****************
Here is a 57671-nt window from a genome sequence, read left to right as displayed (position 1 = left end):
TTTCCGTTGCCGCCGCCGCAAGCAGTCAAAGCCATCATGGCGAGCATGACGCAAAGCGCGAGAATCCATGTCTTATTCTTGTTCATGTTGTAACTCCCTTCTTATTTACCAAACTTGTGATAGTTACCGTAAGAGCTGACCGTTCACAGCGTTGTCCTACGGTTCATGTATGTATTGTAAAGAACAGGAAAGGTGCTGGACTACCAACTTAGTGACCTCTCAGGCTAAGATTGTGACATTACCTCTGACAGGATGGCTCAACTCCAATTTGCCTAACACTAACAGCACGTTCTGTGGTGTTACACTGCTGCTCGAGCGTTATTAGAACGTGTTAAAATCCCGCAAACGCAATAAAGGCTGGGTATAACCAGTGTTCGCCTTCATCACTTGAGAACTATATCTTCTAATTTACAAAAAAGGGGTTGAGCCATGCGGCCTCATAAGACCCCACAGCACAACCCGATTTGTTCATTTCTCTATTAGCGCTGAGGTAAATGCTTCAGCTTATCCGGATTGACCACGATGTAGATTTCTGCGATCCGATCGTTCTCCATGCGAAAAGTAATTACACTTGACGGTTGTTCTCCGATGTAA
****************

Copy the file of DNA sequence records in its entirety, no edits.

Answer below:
Here is a 57671-nt window from a genome sequence, read left to right as displayed (position 1 = left end):
TTTCCGTTGCCGCCGCCGCAAGCAGTCAAAGCCATCATGGCGAGCATGACGCAAAGCGCGAGAATCCATGTCTTATTCTTGTTCATGTTGTAACTCCCTTCTTATTTACCAAACTTGTGATAGTTACCGTAAGAGCTGACCGTTCACAGCGTTGTCCTACGGTTCATGTATGTATTGTAAAGAACAGGAAAGGTGCTGGACTACCAACTTAGTGACCTCTCAGGCTAAGATTGTGACATTACCTCTGACAGGATGGCTCAACTCCAATTTGCCTAACACTAACAGCACGTTCTGTGGTGTTACACTGCTGCTCGAGCGTTATTAGAACGTGTTAAAATCCCGCAAACGCAATAAAGGCTGGGTATAACCAGTGTTCGCCTTCATCACTTGAGAACTATATCTTCTAATTTACAAAAAAGGGGTTGAGCCATGCGGCCTCATAAGACCCCACAGCACAACCCGATTTGTTCATTTCTCTATTAGCGCTGAGGTAAATGCTTCAGCTTATCCGGATTGACCACGATGTAGATTTCTGCGATCCGATCGTTCTCCATGCGAAAAGTAATTACACTTGACGGTTGTTCTCCGATGTAA